Original Essay Here: Cuba Study Group, http://www.cubastudygroup.org/File_id=9ce1d57b-2598-4c7c-91bf-4a9b135a718a
Full Article Here: Yailenis Mulet Non-Agricultural Cooperatives in Cuba
Dr. C. Yailenis Mulet Concepcion
November 7, 2013:
Starting in 1959, when Fidel Castro came to power, countryside cooperatives were established as a way of increasing and developing Cuban agriculture. There are currently more than 5,000 such cooperatives, but for the first time in half a century, urban cooperatives have been authorized as part of the economic plan initiated by the adoption of the economic and social guidelines of April 2011.
The upgrading of cooperativism, which is part of a larger effort to update the Cuban economic model, seeks to enhance efficiency and productivity in the country. With this goal—of achieving greater efficiency in economic activity—the Cuban state has been forced to decentralize the operation of state enterprises and to allow new forms of non-state management. In that environment, urban cooperatives are an alternative with certain noteworthy advantages, but also unquestionable weaknesses since experiences with agricultural cooperatives have so far been mixed.
Urban cooperativism is part of a government program aimed at bringing the non-state sector to “contribute” close to 45% of Gross Domestic Product (GDP) by the end of a five-year period, something that is somewhat doubtful in light of the enormous sluggishness of the program. Approvals for private activity and cooperatives across the country need to be accelerated.
The first non-agricultural cooperatives launched operations just a few months ago. It would be premature to speculate on this new form of management and its role within the updating of the Cuban economic model. Nevertheless, some important aspects can be underlined:
Urban cooperativism is part of a government program aimed at bringing the non-State sector to “contribute” close to 45% of Gross Domestic Product (GDP) by the end of a five-year period.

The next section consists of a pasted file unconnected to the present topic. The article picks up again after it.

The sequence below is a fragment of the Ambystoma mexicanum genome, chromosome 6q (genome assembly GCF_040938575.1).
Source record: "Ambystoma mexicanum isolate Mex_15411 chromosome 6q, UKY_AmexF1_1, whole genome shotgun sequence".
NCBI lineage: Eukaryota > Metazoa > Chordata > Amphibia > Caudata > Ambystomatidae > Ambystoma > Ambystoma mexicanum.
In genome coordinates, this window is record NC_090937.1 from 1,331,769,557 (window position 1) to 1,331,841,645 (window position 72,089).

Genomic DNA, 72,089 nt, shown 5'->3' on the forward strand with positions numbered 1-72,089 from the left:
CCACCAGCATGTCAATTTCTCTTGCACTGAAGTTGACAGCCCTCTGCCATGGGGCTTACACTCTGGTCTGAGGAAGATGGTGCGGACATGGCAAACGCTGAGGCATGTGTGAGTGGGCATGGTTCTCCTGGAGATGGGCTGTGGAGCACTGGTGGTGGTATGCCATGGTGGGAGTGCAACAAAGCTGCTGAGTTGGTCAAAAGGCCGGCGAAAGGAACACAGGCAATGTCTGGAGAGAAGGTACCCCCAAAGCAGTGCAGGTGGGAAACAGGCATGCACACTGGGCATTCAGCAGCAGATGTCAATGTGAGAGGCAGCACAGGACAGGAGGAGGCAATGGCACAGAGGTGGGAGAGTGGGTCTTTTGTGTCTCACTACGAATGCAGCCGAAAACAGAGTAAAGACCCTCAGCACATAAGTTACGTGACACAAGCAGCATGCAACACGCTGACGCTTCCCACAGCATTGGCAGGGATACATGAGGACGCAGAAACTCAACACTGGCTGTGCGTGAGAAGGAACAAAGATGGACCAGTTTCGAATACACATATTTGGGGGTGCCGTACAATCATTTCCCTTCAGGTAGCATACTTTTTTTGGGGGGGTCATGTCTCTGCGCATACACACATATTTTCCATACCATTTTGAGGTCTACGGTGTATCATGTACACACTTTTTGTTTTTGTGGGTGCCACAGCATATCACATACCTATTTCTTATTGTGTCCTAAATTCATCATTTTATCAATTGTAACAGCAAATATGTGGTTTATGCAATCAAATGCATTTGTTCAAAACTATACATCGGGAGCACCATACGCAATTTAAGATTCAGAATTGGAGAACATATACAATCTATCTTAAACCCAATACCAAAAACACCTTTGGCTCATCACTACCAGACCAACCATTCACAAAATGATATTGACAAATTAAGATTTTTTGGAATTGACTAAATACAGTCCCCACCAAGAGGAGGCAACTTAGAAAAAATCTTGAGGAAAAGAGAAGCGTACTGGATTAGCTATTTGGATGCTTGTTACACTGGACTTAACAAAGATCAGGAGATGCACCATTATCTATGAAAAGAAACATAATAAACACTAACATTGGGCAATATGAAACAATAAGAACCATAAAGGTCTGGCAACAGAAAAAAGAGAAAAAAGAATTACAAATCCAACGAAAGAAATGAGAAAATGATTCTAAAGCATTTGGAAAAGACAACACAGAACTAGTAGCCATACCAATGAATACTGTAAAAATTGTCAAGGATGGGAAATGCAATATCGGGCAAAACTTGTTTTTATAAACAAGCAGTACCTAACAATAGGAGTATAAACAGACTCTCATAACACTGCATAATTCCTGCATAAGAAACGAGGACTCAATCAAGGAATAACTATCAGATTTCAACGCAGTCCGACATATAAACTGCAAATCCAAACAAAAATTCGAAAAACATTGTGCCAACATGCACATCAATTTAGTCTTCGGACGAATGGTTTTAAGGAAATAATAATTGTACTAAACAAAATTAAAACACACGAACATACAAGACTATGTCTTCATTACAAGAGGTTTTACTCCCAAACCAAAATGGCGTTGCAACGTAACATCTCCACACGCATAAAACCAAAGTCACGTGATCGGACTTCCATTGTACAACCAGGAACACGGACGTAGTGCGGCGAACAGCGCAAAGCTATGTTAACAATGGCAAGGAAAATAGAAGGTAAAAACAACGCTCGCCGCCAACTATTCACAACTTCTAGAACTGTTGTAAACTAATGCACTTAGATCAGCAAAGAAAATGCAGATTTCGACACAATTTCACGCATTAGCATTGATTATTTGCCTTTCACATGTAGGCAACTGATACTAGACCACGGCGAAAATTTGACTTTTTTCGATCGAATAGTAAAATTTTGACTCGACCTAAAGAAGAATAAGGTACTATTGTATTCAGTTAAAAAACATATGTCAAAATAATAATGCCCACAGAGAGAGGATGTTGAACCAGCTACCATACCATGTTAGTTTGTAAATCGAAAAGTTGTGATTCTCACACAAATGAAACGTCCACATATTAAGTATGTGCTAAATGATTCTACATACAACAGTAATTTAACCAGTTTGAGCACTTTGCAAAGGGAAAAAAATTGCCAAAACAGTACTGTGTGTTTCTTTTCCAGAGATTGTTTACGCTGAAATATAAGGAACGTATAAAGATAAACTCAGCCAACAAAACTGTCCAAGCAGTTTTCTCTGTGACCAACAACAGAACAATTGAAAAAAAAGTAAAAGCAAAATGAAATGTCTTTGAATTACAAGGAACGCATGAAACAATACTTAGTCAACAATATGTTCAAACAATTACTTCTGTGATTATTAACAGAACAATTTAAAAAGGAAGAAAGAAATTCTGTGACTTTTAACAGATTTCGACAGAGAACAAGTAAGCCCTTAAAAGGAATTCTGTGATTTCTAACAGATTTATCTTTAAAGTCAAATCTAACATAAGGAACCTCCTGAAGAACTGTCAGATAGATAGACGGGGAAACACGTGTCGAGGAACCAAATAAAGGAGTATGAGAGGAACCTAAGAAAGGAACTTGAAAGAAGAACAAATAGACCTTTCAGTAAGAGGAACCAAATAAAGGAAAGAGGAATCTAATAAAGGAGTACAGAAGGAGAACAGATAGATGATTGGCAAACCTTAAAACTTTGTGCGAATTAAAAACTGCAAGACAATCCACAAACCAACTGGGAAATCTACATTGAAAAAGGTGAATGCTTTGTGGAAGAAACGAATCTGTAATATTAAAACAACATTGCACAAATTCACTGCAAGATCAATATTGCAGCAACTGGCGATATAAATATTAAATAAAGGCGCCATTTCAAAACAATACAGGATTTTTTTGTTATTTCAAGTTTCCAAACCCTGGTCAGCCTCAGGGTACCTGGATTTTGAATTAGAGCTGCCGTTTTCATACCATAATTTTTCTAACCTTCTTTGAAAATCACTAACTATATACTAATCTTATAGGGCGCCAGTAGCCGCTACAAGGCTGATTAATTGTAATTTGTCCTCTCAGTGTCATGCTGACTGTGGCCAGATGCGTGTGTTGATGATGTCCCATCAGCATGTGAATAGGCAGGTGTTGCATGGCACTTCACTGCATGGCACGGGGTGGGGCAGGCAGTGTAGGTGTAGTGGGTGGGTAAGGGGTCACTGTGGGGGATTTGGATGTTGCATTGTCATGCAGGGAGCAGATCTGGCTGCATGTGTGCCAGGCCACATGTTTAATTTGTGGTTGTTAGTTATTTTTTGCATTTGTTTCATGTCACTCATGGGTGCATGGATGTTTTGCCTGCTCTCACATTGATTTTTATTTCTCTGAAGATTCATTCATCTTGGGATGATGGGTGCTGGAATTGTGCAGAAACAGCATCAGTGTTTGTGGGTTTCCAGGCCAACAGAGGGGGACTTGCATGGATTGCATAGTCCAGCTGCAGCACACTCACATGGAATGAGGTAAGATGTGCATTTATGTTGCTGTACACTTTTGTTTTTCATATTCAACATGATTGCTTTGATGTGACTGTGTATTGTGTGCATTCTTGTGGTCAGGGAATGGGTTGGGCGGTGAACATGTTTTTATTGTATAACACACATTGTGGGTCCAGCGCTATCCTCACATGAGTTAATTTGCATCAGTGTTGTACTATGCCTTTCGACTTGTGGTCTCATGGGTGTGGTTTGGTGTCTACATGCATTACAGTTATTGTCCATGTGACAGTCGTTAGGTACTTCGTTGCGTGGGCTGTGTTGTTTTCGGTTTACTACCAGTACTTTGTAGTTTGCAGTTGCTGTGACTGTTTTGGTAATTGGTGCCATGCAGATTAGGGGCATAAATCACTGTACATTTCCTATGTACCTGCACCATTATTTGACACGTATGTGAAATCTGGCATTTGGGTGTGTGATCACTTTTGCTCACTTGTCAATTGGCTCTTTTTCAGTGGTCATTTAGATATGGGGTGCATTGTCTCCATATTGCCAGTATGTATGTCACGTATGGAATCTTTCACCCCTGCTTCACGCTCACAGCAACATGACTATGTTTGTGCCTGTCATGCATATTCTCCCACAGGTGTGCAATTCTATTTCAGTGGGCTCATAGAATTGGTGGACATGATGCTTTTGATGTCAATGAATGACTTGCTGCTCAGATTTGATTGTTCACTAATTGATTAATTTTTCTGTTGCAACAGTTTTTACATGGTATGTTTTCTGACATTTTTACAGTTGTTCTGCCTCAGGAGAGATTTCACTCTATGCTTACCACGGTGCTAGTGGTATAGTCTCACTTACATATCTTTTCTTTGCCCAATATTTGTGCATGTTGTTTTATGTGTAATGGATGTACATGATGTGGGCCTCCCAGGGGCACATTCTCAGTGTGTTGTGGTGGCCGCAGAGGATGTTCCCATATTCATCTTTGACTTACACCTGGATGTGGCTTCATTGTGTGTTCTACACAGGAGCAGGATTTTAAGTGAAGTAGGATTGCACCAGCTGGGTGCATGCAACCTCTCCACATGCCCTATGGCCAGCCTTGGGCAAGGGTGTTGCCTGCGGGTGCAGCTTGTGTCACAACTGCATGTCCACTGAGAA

The establishment of urban cooperatives is a special response to the following guidelines for economic and social policy adopted by the Sixth Congress of the Cuban Communist Party:
Guideline 02: “The management model recognizes and encourages socialist state-owned enterprises, which are the primary structure of the national economy, but also the foreign investment entities stipulated by law (e.g., joint ventures and international association contracts), cooperatives, small farming, usufruct, franchising, self-employment and other economic entities that may altogether contribute to increased efficiency.”
Guideline 25:“Grade 1 cooperatives shall be established as a socialist form of joint ownership in various sectors. A cooperative is a business organization that owns its estate and represents a distinct legal entity. Its members are individuals who contribute assets or labor, and its purpose is to supply useful goods and services to society, and its costs are covered with its own income.”
Cooperatives may be established by natural persons, self-employed or salaried workers, and state-run organizations which decide to change the management structure of their entity to that of a cooperative.
The aim is to improve management structures in sectors that directly impact the population and that have been inefficient for years. At the same time, the State can gradually shed activities that are non-essential to economic development or that have been plagued by productive inefficiency been inefficient for years. At the same time, the State can gradually shed activities that are non-essential to economic development or that have been plagued by productive inefficiencies.
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Yailenis Mulet is Doctor of Economic Studies at the Center of the Cuban Economy of the University of Havana. She is also Assistant Professor at the University of Havana and holds a Bachelors in Economics from the University of Holguin (2004). She has given several lectures at various institutions, both in Cuba and abroad, including the United States, Spain, Brazil and Norway.
She has completed approximately 32 professional projects related to assessments, consulting and applications in the business sector, with an emphasis on business intelligence services.Ms. Mulet has served as an advisor for 41 theses and seven master’s theses. Currently she advises five PhD theses related to the topics of Decentralization and Territorial Development. She has published over 25 articles in renowned sources in both Cuba and abroad. She has also taught graduate courses in the business sector, which emphasize managerial training on issues related to business intelligence.
Ms. Mulet has directed several business projects related to the implementation and development of business intelligence surveillance systems and management of cooperatives. Since 2010, she has focused her research on “Decentralization and Territorial Policies” and is currently involved in several research projects related to this topic.
The 2015 Taxi Rutero Cooperative